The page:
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I already have a Javascript file (performing some functions), that will be appended to a webpage. Now I want the Javascript to collect the entire webpage along with its html tags, images, external Javascript files and external css files. I don't want to use Jquery/any other external library here.

My motive is to get the entire webpage, save it, and display it as similar as the original one.

Is this possible with Javascript?

Any help will be greatly appreciated.

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In what form do you want the entire HTML? Do you just want it as an HTML string. Try document.documentElement.innerHTML. If you're going to show the page elsewhere you'll probably want to add <base> to the <head> with the original URL source. –  James Jul 10 '12 at 14:32
    
@999: I tried with "document.documentElement.innerHTML" but, the images were missing and the alignment was awful. I want to save the entire page as it is displayed in any useful format. By using the <base> to the <head> with the original URL source, will I be able to achieve what I need? Thanks for replying. –  Anto Jul 10 '12 at 14:50

1 Answer 1

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Short Answer - No

No, it's not possible with JavaScript, especially the "saving" part, as JavaScript doesn't have file access rights in browser environments (which we assume here), except when developing browser extensions or when explicitly modifying your browser's security properties to allow this.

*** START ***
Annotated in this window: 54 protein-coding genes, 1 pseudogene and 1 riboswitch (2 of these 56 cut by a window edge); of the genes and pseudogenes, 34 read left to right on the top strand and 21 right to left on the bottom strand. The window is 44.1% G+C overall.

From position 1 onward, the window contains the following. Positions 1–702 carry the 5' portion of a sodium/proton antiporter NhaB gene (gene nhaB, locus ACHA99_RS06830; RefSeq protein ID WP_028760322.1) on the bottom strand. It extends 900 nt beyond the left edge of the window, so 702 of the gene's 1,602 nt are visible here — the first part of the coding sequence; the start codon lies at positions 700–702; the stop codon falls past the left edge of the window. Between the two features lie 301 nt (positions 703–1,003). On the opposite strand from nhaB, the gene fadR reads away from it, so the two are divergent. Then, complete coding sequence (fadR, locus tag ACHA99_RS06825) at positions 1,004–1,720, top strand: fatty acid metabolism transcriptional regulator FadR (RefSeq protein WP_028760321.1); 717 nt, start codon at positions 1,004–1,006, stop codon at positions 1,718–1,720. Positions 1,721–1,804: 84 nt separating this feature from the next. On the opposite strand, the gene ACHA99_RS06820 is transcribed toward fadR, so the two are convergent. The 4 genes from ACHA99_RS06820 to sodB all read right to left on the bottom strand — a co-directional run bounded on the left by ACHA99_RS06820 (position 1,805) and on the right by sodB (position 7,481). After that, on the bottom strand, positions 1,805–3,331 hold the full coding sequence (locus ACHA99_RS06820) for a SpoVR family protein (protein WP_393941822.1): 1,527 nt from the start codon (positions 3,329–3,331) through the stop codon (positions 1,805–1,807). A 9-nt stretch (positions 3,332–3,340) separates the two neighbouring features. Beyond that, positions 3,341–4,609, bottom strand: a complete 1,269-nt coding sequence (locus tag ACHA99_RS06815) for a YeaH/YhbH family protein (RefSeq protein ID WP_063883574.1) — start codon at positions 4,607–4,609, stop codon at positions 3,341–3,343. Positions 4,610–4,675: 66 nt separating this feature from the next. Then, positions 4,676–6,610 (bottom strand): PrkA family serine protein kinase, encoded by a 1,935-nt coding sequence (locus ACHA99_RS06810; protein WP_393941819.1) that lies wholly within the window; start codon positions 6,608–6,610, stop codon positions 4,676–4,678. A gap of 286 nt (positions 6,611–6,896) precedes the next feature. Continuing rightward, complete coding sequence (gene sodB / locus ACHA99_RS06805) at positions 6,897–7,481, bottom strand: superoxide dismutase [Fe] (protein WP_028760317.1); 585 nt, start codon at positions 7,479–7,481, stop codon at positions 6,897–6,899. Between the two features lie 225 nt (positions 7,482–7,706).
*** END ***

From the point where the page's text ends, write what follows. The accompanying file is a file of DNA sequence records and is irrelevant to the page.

Long Answer - If You Reall Must: The Long and Winding Road...

Loading the Right Content

First you need to figure out whether you want to fetch the page in its static status (as it is sent by the server on the first page load), or in its currently rendered status (after it's been rendered in the browser, and that scripts have executed and may have added content to the page).

Loading Resources

Then you'll need to iterate over all the elements of the DOM, and fetch all external resources (including the ones referenced in CSS files).

You'll probably want to have all resources fetch using HTML or plain-text mime-types in your requests, as otherwise your browser might trigger visible downloads with end-user popups, and not at all perform your transparent downloads.

Updating all references

Next you need to figure out how you'd want to organize your "downloaded" content, and where to put the resources and how to name them to avoid conflicts.

Once done, you need to iterate over all the DOM elements again and update the references to use the paths of your local resources instead of your local resources.

Writing Content to Disk

Now the last bit is to save all these resources to disk, using either your browser's custom APIs or the HTML5 File System APIs.


Here Be Dragons

None of this guarantees that you'll achieve what you want, as some pages could still contain code that won't behave nicely once downloaded like this. There may be code requesting content from remote URLs or assuming some directory structures and endpoints, or using resource names that you may have modified, etc... (that would be strange, but is not that uncommon).

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